Grandparents' Rights in Texas
Serving Residents of Tarrant, Parker, Johnson, Wise, Hood, Denton, Somervell, and Jack Counties
When people discuss child custody issues, the primary focus is on what is in the best interest of the child, as it should be. There is also a tendency to focus on making sure that both parents are positioned to play an active role in the child's life even if they are no longer going to be together.
But what about grandparents? Grandparents' rights are often forgotten when thinking about issues of visitation and access. This is a shame, as grandparents can play an important role in a child's development and in maintaining family structure when everything else in a child's life seems to be changing.
Grandparents today are typically more involved in their children's lives than ever before. According to Today, 22 percent of grandparents see their grandkids daily, while 42 percent see them weekly. One in four parents entrust the care of their children to grandparents at least once a month. These close connections offer myriad benefits for grandparents and grandchildren, but unfortunately, they also can cause complicated situations when parents divorce or undergo other serious life changes.
In these situations, many grandparents find their time with their grandchildren restricted or even cut off completely. Fortunately, Texas law recognizes grandparents' rights to custody and visitation. Grandparents may be awarded visitation time or even custody of their grandchildren if they can prove that they meet certain legal criteria.
Visitation Time Awards
Unfortunately, grandparents do not enjoy an absolute right to visitation time with their grandchildren. State law first recognizes the right of parents to make decisions regarding their children, such as deciding how much visitation with grandparents to allow. Under state law, however, grandparents may request visitation rights, even if visitation is against the wishes of the child's parents, in the following situations:
- The grandchild's parents have gotten divorced.
- The grandchild has spent at least six months living with the grandparents.
- The relationship between the grandchild and his or her parent has legally been terminated.
- The grandchild's parent has died, been sent to prison or been found unfit.
- The grandchild has suffered abuse or neglect at the hands of a parent.
A family law court may award grandparents visitation rights if the court finds that this arrangement is in the best interests of the child. The court may consider various subjective factors when making this decision. These include the child's needs and preferences, the relationship that the child and grandparents enjoy and the benefits of a continued relationship.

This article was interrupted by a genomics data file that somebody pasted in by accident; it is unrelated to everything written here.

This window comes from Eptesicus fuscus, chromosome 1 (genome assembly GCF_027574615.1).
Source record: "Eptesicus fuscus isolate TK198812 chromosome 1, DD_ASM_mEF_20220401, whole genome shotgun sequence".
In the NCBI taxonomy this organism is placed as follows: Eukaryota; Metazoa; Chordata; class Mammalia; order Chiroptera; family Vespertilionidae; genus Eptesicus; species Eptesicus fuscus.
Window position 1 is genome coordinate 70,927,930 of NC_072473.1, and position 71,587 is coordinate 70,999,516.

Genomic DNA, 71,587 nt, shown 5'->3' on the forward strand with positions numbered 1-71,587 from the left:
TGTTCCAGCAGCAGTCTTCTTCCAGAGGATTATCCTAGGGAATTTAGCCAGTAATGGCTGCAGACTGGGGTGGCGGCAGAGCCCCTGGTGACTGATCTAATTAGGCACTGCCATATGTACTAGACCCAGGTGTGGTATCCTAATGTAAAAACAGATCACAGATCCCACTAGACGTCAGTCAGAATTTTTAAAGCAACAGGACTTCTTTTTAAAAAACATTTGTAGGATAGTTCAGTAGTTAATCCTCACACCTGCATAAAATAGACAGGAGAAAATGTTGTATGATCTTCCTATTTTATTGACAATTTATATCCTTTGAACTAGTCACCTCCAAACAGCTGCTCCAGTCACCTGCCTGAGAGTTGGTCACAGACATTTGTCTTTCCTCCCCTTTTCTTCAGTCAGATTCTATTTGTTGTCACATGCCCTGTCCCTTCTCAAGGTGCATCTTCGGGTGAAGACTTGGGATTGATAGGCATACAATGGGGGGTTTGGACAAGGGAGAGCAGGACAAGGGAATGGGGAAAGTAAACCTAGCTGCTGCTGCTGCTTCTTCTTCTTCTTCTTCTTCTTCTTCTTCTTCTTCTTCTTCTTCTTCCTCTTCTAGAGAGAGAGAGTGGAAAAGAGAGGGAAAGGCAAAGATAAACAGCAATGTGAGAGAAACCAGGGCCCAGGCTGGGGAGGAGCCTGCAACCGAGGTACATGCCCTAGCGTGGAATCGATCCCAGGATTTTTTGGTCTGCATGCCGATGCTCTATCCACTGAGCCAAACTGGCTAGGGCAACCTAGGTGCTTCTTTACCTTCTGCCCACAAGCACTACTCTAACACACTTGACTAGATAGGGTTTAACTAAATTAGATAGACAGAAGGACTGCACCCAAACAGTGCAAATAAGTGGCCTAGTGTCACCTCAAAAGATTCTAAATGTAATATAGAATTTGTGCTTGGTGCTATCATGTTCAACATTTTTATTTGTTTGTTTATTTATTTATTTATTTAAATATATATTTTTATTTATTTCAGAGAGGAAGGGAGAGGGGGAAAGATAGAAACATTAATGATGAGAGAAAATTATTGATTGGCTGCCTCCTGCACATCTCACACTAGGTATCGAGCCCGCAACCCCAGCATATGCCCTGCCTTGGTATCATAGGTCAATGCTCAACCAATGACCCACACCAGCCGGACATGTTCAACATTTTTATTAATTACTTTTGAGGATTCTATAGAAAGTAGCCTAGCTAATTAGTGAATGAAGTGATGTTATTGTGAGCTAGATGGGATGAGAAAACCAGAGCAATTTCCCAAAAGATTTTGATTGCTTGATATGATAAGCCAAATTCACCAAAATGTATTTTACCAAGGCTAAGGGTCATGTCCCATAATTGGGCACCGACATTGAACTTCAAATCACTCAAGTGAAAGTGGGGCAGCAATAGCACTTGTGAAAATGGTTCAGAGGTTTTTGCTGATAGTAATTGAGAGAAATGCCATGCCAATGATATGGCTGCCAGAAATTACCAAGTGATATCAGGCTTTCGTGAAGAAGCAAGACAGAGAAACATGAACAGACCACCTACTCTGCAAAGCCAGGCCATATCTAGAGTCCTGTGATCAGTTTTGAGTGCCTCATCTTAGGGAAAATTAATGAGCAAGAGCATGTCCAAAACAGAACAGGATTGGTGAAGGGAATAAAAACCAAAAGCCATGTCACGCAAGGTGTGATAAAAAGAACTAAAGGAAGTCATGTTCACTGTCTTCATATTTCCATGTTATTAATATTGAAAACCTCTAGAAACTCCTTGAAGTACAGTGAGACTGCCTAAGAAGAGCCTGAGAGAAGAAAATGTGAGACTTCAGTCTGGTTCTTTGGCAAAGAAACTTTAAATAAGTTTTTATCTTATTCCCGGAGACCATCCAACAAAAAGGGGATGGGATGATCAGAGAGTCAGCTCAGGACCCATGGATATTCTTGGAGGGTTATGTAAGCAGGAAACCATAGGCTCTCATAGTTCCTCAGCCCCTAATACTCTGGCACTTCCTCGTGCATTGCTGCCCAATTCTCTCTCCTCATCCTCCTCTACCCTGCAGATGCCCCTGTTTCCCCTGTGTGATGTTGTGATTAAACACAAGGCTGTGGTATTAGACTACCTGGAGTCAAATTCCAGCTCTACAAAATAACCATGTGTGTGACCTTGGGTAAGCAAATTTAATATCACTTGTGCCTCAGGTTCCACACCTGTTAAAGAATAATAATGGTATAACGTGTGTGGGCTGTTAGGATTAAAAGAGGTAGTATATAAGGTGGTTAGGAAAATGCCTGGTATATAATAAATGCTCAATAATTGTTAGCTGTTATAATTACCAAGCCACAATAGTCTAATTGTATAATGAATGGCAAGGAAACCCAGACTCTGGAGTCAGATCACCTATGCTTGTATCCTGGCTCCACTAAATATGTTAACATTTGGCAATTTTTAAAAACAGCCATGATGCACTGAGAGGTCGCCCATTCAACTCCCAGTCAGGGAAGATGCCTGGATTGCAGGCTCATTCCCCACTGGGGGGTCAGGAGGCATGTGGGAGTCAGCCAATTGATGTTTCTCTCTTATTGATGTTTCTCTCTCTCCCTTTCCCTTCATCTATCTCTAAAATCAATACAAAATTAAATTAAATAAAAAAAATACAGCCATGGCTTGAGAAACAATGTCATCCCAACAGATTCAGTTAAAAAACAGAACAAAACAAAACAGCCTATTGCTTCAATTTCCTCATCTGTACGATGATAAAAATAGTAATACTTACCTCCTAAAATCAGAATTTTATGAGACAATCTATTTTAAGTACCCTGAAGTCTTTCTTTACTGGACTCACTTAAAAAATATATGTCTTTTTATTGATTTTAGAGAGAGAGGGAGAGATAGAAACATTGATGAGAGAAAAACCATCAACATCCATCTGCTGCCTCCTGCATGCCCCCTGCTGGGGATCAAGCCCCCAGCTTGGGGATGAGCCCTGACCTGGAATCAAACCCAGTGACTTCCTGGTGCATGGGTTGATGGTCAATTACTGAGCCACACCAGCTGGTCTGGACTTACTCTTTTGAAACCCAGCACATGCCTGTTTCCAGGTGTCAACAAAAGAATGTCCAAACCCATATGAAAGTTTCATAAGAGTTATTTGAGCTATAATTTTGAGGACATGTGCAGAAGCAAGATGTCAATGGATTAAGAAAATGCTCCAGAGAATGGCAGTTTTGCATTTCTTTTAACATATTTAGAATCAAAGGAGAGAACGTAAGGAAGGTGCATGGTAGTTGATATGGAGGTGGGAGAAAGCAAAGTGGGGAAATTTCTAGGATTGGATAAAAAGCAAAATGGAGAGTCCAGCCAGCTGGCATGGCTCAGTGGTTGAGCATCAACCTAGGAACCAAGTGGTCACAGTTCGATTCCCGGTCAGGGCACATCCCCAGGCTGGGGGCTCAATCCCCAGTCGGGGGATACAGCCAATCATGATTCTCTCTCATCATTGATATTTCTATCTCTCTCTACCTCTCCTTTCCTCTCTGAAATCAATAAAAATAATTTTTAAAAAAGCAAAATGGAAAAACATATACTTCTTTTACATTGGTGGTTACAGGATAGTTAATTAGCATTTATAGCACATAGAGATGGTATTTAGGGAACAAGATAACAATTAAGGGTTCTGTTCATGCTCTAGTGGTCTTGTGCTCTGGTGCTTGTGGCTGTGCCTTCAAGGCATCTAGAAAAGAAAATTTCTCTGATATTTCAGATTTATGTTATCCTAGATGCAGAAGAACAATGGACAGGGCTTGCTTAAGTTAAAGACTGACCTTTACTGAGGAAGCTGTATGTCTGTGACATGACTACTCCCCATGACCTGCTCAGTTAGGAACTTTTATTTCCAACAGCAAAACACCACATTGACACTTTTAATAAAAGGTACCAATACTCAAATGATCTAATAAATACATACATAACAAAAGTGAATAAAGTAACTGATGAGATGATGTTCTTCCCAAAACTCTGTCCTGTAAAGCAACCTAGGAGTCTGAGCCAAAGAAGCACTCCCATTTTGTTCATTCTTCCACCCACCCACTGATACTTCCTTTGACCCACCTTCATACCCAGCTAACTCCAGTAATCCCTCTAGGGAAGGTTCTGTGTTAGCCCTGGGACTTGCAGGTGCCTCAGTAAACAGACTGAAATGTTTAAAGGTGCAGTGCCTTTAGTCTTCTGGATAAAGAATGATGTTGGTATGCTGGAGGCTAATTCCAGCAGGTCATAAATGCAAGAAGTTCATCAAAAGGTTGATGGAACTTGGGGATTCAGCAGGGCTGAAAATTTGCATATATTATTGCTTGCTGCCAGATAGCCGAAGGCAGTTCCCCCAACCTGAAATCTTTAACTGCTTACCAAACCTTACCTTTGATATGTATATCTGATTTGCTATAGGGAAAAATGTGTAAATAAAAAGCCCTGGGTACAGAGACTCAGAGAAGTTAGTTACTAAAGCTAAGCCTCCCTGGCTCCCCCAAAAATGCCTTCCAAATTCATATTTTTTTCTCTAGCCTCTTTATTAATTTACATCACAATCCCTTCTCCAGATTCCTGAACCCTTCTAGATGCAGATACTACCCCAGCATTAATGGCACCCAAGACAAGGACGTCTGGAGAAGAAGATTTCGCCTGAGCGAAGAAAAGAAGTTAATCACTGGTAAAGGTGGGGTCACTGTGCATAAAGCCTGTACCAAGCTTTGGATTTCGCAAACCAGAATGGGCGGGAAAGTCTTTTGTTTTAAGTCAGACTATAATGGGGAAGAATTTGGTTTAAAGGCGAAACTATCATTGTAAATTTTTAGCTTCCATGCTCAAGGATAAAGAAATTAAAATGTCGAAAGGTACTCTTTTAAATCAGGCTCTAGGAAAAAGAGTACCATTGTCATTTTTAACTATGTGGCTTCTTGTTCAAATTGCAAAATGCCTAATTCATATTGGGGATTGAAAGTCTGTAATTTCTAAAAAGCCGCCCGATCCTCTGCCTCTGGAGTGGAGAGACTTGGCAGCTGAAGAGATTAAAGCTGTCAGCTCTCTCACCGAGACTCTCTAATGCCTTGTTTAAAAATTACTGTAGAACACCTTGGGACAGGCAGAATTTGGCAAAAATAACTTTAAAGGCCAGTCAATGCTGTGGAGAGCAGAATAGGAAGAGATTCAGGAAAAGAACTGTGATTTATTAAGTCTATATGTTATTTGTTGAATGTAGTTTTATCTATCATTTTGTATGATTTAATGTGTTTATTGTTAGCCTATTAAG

Child Custody Determinations
In some cases, grandparents who have played a significant role in raising their grandchildren may benefit from seeking legal custody. According to USA Today, such arrangements are becoming increasingly common. At the time of the 2010 Census, grandparents across America were bringing up 4.9 million grandkids. This figure represents almost twice the number of children that grandparents were raising just 10 years before.
Obtaining custody can offer various benefits for grandparents. Grandparents who are awarded legal custody gain the right to make important financial, medical and educational decisions on the grandchild's behalf. Seeking custody may also be advisable if the grandchild's parents are no longer fit as guardians.
To seek custody, grandparents must meet a number of criteria, unless the child's parents or court-appointed conservator agree that the grandparents should receive custody. Grandparents must show that the grandchild lived with them for at least six months, or they must be named the child's guardians. Alternately, grandparents must prove that harm is resulting from the child's current living situation.
Standing Up for The Rights Of Texas Grandparents
At the Law Offices of Mark M. Childress, PLLC., we are compassionate advocates for the rights of grandparents in family law cases. We can answer your questions about your rights and pursue an outcome that makes sense for you and your grandchild.
Are You Seeking Custody Rights?
Custody laws favor parents having custody of their children over all others in most circumstances. However, there are situations that can open the door to the possibility of grandparent custody. This will typically be an option in a case where parents are incarcerated, using drugs or abusing alcohol, or being physically or emotionally abusive to the children.
Contact Our Team Today
At our firm, we combine a high level of personal service with the litigation skills necessary to achieve results in this complex area of family law. Whether you are seeking to establish visitation rights or wish to pursue custody of your grandchildren, we are here to help.
Contact us today to schedule your consultation with a Fort Worth grandparents' rights lawyer. Se habla Espanol.
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